Thursday, 23 November 2023 10:55

Record organic milk price

Written by  Sudesh Kissun
Fonterra organic milk suppliers received a record milk price of $10.80/kgMS last season. Fonterra organic milk suppliers received a record milk price of $10.80/kgMS last season.

Fonterra's organic farmers received a record milk price of $10.80/ kgMS last season.

It processed 85 million litres of certified organic milk in 2022-23. For the current season, Fonterra is forecasting 105 million litres.

The co-operative’s organic milk price has fluctuated over the years. In 2016-17 it paid suppliers $8.83/kgMS before dropping to $7.50/kgMS the following year. In 2019-2020, it broke the $10 barrier for the first time. In 2020-21, the organic milk price dropped to $8.85/kgMS before topping $10.02/ kgMS two years ago.

A Fonterra spokesman told Rural News that demand for organic dairy continues to increase with consumers continuing to prioritise health and wellness, sustainability and animal welfare in their purchasing decisions.

However, despite the preference for organic, affordability remains a barrier. Inflation and other economic factors are impacting spending on premium and discretionary products such as organic.

“Organic milk supply seems to be coming back into balance after surpluses across the USA and EU in recent years, which is resulting in increasing demand for NZ dairy.”

Fonterra supplier Adrian Townsend, who runs Durham Farms in Waipu, told Rural News that a higher milk price is always welcome and reflects the hard work and cost that goes into producing an organic product.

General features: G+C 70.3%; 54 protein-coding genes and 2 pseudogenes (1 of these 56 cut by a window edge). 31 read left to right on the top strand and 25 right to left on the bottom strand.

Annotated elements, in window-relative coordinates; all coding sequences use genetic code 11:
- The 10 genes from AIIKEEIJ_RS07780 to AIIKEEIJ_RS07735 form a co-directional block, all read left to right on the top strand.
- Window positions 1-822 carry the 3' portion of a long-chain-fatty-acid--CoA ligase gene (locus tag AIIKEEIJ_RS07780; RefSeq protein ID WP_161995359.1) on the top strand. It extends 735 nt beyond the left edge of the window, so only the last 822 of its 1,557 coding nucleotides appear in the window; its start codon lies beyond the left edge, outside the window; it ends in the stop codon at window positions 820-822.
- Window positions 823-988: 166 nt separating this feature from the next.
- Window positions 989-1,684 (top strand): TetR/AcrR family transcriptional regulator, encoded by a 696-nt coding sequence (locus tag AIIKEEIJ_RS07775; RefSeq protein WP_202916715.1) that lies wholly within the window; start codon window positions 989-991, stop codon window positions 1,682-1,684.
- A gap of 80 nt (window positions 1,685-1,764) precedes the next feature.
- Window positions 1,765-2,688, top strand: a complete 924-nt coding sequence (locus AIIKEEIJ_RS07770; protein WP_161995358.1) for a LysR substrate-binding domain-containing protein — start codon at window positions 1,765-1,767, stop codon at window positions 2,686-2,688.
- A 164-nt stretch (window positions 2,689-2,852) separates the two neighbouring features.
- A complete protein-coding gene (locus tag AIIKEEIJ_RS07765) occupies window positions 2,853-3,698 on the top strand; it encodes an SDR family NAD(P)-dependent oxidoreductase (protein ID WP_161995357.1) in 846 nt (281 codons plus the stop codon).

Townsend points out that this was the first time that the organic milk price was decoupled from the conventional milk price – the price of conventional milk price decreased while the organic milk price increased.

“This would be due to the increase in demand globally for organic milk, and a continued shortage of organic dairy producers,” he says.

On organic milk price fluctuation over the years, Townsend says that a lack of price certainty and consistency is always a challenge for any business. “As operational costs are always there and with higher inflation, staff shortages, higher interest rates and extreme weather events become a real challenge, especially for small operators,” he explains.

“Our approach is to minimise reliance on outsider suppliers with their associated costs and keep everything in-house, for example growing all our feed on farm.”

Durham Farm milks 240 cows. Townsend says moving to an organic operation was the right choice at the time.

“For us, it was the best way to produce milk whilst looking after the land.

“We are now going the extra step and making our farming regenerative. Over the long term, a regenerative approach to farming should also provide better resilience to climate change.”

Durham Farm also produces branded milk for sale in Auckland. Townsend says this shows the demand is there and growing.

“As such, we are looking to expand our dairy range to meet this demand.”

Fonterra produces a range of organic dairy ingredients – wholemilk powder, skim milk powder, butter, pure milk fat, proteins and cheese – as well as a range of consumer milks, butters and cheeses.

Its largest organic market is the US. However, the co-op also sells across NZ, Australia, Canada, Mexico, China, South Korea, Taiwan and South East Asia.

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